Lyxen

Great Old One
I like zero to hero, but I would rather that be expressed more through offensive capabilities. Characters could stand to be a decent amount more survivable in the early game, and a decent amount more vulnerable in the mid-late game in my opinion.

Honestly 5e characters, without being as fragile as those of early editions, are actually fairly fragile, the main difference being that they have more options even at low level. And they are still quite vulnerable at high level, as long as you adjust the threat for the actual capabilities of the PC. As for offensive capabilities, I think they are already there, the proof being that 5e fights are already the shortest of any edition...
 

Lyxen

Great Old One
Some of this depends on exactly what one means by "zero" and "hero."

Is it heroic to be able to last more than a couple rounds in an ordinary fight, or is it heroic to be able to hold your own against many opponents, or...? Is it "zeroic" to be constantly at risk of instant death, or is it more a matter of the kinds of threats you're realistically able to address, or perhaps a limited offensive capacity as suggested by @Charlaquin ?

There is no absolute in this, but for sure the range is greater in 5e than it was in 4e, although I agree that it's not as wide as it was in earlier editions or even in 3e (where the "hero" part was on par with AD&D if not necessarily BECMI).

My view on "zeroes" from zeroest to zeroless:
  1. AD&D/BECMI (very fragile)
  2. 3e/5e (quite fragile but many abilities and ways to recover)
  3. 4e (not fragile at all)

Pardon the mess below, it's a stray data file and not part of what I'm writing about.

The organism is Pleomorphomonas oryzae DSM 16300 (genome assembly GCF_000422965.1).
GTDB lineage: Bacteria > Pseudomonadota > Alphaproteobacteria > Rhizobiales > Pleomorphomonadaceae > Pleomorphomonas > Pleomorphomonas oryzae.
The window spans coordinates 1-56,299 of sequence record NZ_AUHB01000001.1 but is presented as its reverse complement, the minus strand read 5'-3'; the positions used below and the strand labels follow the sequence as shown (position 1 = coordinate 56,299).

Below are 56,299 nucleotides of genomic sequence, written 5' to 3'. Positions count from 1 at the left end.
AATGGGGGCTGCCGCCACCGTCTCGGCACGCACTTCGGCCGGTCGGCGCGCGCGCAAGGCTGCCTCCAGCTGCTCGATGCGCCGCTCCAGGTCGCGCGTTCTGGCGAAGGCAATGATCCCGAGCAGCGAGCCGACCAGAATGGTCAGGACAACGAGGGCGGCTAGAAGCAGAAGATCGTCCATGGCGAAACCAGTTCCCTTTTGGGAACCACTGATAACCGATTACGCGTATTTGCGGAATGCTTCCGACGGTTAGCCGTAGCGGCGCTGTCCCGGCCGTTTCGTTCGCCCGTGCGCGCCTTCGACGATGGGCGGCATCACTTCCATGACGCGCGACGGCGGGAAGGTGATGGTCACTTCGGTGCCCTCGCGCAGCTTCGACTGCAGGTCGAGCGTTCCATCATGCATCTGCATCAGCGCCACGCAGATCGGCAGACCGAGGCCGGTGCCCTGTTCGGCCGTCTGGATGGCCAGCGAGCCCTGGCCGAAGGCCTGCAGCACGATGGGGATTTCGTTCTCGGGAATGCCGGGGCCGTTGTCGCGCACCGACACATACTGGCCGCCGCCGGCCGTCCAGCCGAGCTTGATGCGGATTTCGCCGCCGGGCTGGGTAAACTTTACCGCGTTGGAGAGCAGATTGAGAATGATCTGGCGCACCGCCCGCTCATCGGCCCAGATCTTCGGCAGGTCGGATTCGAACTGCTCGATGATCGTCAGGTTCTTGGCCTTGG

My view on heroes from less heroic to heroic-est
  1. 4e (simply calling something epic does not make it so in the game)
  2. 5e (high levels especially casters have been severely gimped)
  3. AD&D (depended on your house rules but could be pretty epic)
  4. 3e (20th level were extremely epic although admittedly nigh unplayable)
  5. BECMI (divine ascension was really part of the game)
 

While I'm already well aware of your strident antipathy for 4e, I'm afraid this doesn't really answer my question.

Is fragility the only thing that defines a zero? Would seem then that even some of your proffered examples don't sit well, since you have things like Rangers getting 2d8 HP or the like. And this tells me nothing at all about what "epic" means, other than...apparently playing gods, I guess?

And this is what I mean by even if you account for the subjectivity of it, "zero" and "hero" seem to be very squishy things. Like the legal definition of obscenity, you know it when you see it, but specifying any more precisely than that seems to be a fool's errand.
 

Lyxen

Great Old One
While I'm already well aware of your strident antipathy for 4e, I'm afraid this doesn't really answer my question.